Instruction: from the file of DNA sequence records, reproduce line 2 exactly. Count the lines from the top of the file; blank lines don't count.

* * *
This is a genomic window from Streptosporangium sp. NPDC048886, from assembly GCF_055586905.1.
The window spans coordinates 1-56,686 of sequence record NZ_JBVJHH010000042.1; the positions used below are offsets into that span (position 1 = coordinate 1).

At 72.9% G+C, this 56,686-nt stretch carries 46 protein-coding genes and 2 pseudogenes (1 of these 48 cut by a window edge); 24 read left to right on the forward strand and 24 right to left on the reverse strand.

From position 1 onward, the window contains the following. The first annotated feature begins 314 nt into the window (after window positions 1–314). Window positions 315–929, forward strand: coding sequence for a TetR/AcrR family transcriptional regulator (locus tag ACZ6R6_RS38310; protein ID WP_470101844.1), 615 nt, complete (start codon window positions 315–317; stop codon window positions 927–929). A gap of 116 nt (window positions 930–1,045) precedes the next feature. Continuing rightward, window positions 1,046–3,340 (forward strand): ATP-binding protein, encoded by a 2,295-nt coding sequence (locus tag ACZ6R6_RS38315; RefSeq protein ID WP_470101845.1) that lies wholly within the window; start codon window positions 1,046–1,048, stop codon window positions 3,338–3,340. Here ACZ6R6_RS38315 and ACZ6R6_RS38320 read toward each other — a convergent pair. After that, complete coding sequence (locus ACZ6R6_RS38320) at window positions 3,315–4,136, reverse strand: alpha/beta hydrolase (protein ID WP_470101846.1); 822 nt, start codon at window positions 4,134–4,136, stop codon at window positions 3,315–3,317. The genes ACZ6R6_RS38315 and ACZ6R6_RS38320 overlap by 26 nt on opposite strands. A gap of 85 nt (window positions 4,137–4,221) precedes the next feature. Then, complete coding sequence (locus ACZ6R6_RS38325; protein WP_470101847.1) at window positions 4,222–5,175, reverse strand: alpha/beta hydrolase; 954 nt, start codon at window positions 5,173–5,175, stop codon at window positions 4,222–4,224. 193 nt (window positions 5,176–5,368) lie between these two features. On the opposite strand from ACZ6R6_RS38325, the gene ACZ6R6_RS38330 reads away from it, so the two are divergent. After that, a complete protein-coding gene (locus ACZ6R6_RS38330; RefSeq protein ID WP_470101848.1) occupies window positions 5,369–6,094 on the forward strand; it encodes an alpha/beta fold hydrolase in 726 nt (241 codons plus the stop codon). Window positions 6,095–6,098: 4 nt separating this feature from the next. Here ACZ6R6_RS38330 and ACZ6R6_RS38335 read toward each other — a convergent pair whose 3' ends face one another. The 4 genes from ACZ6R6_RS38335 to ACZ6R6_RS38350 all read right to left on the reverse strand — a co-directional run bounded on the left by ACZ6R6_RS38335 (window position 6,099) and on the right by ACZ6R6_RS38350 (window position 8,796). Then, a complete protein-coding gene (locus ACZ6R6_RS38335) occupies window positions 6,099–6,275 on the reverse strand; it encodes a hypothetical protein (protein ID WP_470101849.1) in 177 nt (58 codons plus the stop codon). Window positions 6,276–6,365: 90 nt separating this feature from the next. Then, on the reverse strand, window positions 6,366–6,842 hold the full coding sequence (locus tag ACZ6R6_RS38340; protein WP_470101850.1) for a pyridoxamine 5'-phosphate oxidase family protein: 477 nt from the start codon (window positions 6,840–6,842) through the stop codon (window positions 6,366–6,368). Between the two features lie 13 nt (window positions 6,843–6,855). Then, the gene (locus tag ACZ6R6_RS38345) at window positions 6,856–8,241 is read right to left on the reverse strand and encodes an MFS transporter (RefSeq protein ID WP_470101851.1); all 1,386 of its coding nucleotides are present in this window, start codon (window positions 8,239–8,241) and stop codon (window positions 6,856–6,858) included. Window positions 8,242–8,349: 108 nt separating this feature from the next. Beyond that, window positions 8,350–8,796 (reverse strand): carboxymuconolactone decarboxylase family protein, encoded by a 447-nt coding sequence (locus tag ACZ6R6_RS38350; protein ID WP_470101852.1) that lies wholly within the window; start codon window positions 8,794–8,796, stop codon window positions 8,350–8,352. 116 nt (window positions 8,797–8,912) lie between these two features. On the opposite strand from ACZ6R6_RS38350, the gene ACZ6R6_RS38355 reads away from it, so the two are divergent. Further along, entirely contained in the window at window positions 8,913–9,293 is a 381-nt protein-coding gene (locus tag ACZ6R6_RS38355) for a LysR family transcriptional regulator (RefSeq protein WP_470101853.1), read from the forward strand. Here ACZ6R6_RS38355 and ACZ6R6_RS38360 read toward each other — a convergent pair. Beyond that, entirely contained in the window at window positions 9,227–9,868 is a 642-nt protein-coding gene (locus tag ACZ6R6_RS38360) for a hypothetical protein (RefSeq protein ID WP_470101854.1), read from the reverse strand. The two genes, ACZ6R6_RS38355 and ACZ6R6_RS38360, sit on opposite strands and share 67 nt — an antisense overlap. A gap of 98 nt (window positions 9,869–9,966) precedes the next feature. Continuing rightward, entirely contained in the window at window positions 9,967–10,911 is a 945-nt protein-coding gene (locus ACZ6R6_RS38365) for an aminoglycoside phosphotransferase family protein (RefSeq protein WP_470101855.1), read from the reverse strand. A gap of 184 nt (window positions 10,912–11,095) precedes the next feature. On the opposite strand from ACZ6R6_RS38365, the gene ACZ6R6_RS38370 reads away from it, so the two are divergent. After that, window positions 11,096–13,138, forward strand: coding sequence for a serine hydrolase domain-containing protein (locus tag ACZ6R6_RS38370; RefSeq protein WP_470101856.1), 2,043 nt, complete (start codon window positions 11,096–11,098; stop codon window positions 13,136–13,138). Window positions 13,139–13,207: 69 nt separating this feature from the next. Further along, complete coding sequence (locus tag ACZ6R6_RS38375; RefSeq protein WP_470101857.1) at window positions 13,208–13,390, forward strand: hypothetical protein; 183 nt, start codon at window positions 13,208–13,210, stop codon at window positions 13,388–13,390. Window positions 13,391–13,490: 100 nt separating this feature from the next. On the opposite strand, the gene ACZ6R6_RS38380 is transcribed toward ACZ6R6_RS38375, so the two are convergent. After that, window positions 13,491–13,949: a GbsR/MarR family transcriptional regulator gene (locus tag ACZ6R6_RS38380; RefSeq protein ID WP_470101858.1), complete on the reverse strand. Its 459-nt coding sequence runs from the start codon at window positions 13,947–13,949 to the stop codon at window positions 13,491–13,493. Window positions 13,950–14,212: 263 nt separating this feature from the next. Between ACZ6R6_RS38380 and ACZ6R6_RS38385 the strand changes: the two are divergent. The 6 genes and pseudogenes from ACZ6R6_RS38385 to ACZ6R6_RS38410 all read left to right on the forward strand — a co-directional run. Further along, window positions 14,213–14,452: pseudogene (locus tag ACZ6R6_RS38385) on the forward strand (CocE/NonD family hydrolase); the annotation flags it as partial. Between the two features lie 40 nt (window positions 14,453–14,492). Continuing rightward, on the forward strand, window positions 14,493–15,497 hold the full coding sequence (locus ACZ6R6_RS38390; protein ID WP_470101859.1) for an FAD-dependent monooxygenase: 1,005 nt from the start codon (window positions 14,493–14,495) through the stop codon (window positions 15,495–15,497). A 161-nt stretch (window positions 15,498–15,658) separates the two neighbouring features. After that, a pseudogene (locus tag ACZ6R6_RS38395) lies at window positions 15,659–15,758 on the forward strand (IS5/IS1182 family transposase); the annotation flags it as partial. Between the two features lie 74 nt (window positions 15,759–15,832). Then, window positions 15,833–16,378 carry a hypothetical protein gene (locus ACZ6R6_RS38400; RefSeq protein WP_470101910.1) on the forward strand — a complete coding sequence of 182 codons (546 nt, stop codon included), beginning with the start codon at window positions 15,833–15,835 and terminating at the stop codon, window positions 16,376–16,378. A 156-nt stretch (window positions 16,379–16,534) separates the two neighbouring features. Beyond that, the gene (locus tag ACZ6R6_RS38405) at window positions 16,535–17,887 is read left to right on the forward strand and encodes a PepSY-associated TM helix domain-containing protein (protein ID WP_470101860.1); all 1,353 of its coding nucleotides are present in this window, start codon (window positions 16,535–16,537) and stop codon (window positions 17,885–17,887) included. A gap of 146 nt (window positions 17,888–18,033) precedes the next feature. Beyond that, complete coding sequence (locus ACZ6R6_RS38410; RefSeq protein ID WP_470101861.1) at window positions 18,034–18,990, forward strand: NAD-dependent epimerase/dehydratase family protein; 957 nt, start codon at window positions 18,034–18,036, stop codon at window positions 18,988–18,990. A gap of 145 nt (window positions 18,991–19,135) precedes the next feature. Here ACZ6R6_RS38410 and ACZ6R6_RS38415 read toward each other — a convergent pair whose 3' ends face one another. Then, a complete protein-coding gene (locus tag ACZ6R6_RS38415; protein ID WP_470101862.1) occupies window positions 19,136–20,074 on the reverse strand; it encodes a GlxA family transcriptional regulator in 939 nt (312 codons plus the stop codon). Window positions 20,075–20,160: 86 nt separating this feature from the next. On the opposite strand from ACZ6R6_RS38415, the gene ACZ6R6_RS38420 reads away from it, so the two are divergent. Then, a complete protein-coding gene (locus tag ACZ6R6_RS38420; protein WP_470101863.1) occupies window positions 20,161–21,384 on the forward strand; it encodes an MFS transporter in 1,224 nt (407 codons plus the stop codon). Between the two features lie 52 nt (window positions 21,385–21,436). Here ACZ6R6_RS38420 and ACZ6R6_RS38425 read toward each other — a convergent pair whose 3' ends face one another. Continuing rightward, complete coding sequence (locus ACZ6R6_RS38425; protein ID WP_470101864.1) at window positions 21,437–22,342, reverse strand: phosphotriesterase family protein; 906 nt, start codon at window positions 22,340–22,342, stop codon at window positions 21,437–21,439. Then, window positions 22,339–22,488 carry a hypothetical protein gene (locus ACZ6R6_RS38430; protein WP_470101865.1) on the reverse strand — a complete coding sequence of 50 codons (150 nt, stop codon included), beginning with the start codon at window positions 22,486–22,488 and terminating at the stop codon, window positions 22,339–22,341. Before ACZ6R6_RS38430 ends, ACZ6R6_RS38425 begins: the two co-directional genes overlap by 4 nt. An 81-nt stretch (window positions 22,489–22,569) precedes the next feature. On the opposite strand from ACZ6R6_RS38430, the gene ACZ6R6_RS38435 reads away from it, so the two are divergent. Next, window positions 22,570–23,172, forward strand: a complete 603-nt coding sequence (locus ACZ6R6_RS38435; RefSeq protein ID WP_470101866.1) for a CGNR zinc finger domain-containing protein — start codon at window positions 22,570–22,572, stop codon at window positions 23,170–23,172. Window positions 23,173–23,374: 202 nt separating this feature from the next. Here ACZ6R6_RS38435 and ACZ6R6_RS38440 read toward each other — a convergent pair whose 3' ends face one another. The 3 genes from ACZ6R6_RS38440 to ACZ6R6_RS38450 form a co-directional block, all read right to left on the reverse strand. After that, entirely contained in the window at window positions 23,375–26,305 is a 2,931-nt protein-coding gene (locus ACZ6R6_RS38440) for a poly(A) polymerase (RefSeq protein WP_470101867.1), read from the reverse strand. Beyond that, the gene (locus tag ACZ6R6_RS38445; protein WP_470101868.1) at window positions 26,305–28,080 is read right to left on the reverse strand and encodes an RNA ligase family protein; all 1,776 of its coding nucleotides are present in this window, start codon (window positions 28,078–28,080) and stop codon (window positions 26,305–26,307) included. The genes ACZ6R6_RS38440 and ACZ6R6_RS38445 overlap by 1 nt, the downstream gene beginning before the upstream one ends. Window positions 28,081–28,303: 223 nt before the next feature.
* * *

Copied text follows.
The window spans coordinates 1-56,686 of sequence record NZ_JBVJHH010000042.1; the positions used below are offsets into that span (position 1 = coordinate 1).